On my birthday this year, at the AIDS International Conference in Washington D.C., there was a press release saying that two more patients treated early with antiretrovirals, they had been cured. Cured. Of HIV/AIDS. Incredible.
Of course it wasn't phrased like that. What it said (and you can see for yourself here: http://www.aids2012.org/WebContent/File/AIDS2012_Media_Release_HIV_Cure_26_July_2012_EN.pdf ) was that two French adults who had been treated with the antiretrovirals until their viral load of HIV was in the "negative" range, and who then stopped taking the meds, their tested HIV cells remained in the "negative" range for six years so far. But it was released as you can see under the banner of the "HIV Cure" initiative, and it was for these folks as much of a cure as any cancer patient gets--that is, an indefinite remission. Without the sometimes--physically-brutal and always-mind-consuming duty of taking daily antiretrovirals.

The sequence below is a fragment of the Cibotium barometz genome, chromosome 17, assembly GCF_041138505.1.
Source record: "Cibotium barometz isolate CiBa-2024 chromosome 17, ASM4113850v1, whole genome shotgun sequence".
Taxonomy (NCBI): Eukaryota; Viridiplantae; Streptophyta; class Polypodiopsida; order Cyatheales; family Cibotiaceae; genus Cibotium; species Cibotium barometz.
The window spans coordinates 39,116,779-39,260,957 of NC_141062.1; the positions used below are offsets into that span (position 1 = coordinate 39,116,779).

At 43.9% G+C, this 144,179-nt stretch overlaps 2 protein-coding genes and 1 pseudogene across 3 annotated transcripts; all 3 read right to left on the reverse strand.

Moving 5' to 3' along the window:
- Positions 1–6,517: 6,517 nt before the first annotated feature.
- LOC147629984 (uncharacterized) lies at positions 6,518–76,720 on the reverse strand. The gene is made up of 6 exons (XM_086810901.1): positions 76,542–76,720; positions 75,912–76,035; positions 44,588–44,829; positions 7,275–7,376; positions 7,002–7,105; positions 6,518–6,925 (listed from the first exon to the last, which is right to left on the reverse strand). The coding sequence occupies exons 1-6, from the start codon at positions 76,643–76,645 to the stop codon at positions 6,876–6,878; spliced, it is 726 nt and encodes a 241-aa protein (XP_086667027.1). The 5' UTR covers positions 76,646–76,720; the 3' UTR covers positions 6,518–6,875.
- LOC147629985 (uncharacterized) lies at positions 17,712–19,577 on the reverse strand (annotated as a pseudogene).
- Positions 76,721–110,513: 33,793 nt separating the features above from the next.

Imagine if we said this about cancer: Get a blood test every six months, and if we find anything we can "cure" it. The line would be out the door. But HIV/AIDS isn't like cancer. It never has been.
I had my first child the year the Quilt was first displayed, and I remember thinking that I had brought her into a scarier world than the one I'd been born into. I had my second child the year that "Lisa" above died. Our third and fourth kids were born in 1990, and contrary to what I expected, all four have grown up in a world where they've been told to have "Safe Sex" but otherwise not to worry nearly as much as I supposed they would have to. There are treatments now. There are possible cures. We are an optimistic land. We think we've turned the bend.